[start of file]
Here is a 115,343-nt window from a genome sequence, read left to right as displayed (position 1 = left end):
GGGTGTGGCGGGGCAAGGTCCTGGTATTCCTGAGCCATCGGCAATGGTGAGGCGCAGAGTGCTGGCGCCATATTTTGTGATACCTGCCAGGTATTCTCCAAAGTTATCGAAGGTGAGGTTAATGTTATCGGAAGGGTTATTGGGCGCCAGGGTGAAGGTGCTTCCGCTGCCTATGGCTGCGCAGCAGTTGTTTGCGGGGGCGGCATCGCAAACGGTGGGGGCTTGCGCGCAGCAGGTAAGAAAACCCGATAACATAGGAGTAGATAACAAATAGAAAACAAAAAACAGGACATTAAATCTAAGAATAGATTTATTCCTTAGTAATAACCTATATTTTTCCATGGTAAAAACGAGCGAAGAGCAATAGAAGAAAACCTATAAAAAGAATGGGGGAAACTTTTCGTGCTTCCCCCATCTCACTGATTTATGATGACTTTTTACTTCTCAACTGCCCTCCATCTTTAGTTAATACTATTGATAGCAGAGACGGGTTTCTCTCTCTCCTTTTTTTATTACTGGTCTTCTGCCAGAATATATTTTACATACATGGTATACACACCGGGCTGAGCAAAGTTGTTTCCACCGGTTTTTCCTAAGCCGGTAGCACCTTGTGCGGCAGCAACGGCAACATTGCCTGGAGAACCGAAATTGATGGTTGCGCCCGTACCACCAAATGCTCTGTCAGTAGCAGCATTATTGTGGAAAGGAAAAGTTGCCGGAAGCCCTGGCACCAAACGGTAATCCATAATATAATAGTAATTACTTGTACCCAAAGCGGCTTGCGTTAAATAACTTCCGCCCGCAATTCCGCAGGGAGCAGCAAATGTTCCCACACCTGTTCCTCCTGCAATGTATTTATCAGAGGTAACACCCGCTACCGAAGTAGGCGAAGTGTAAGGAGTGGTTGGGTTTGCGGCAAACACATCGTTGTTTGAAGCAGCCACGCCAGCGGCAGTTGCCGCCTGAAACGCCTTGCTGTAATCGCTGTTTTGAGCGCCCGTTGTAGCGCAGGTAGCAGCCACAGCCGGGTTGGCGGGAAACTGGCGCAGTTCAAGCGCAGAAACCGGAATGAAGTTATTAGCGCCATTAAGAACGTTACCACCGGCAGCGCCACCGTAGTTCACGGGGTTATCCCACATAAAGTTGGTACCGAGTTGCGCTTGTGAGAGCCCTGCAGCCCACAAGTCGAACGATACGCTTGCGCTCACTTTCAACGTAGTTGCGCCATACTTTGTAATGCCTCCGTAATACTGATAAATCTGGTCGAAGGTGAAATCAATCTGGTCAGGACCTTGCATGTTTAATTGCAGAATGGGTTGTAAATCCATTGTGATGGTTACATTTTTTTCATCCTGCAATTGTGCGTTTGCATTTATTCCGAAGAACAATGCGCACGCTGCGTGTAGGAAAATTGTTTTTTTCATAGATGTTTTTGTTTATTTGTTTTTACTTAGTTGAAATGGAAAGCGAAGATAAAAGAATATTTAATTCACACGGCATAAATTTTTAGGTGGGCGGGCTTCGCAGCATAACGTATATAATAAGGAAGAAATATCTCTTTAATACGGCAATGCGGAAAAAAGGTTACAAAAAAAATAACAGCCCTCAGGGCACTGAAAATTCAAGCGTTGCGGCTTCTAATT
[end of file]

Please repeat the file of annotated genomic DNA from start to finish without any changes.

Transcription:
Here is a 115,343-nt window from a genome sequence, read left to right as displayed (position 1 = left end):
GGGTGTGGCGGGGCAAGGTCCTGGTATTCCTGAGCCATCGGCAATGGTGAGGCGCAGAGTGCTGGCGCCATATTTTGTGATACCTGCCAGGTATTCTCCAAAGTTATCGAAGGTGAGGTTAATGTTATCGGAAGGGTTATTGGGCGCCAGGGTGAAGGTGCTTCCGCTGCCTATGGCTGCGCAGCAGTTGTTTGCGGGGGCGGCATCGCAAACGGTGGGGGCTTGCGCGCAGCAGGTAAGAAAACCCGATAACATAGGAGTAGATAACAAATAGAAAACAAAAAACAGGACATTAAATCTAAGAATAGATTTATTCCTTAGTAATAACCTATATTTTTCCATGGTAAAAACGAGCGAAGAGCAATAGAAGAAAACCTATAAAAAGAATGGGGGAAACTTTTCGTGCTTCCCCCATCTCACTGATTTATGATGACTTTTTACTTCTCAACTGCCCTCCATCTTTAGTTAATACTATTGATAGCAGAGACGGGTTTCTCTCTCTCCTTTTTTTATTACTGGTCTTCTGCCAGAATATATTTTACATACATGGTATACACACCGGGCTGAGCAAAGTTGTTTCCACCGGTTTTTCCTAAGCCGGTAGCACCTTGTGCGGCAGCAACGGCAACATTGCCTGGAGAACCGAAATTGATGGTTGCGCCCGTACCACCAAATGCTCTGTCAGTAGCAGCATTATTGTGGAAAGGAAAAGTTGCCGGAAGCCCTGGCACCAAACGGTAATCCATAATATAATAGTAATTACTTGTACCCAAAGCGGCTTGCGTTAAATAACTTCCGCCCGCAATTCCGCAGGGAGCAGCAAATGTTCCCACACCTGTTCCTCCTGCAATGTATTTATCAGAGGTAACACCCGCTACCGAAGTAGGCGAAGTGTAAGGAGTGGTTGGGTTTGCGGCAAACACATCGTTGTTTGAAGCAGCCACGCCAGCGGCAGTTGCCGCCTGAAACGCCTTGCTGTAATCGCTGTTTTGAGCGCCCGTTGTAGCGCAGGTAGCAGCCACAGCCGGGTTGGCGGGAAACTGGCGCAGTTCAAGCGCAGAAACCGGAATGAAGTTATTAGCGCCATTAAGAACGTTACCACCGGCAGCGCCACCGTAGTTCACGGGGTTATCCCACATAAAGTTGGTACCGAGTTGCGCTTGTGAGAGCCCTGCAGCCCACAAGTCGAACGATACGCTTGCGCTCACTTTCAACGTAGTTGCGCCATACTTTGTAATGCCTCCGTAATACTGATAAATCTGGTCGAAGGTGAAATCAATCTGGTCAGGACCTTGCATGTTTAATTGCAGAATGGGTTGTAAATCCATTGTGATGGTTACATTTTTTTCATCCTGCAATTGTGCGTTTGCATTTATTCCGAAGAACAATGCGCACGCTGCGTGTAGGAAAATTGTTTTTTTCATAGATGTTTTTGTTTATTTGTTTTTACTTAGTTGAAATGGAAAGCGAAGATAAAAGAATATTTAATTCACACGGCATAAATTTTTAGGTGGGCGGGCTTCGCAGCATAACGTATATAATAAGGAAGAAATATCTCTTTAATACGGCAATGCGGAAAAAAGGTTACAAAAAAAATAACAGCCCTCAGGGCACTGAAAATTCAAGCGTTGCGGCTTCTAATT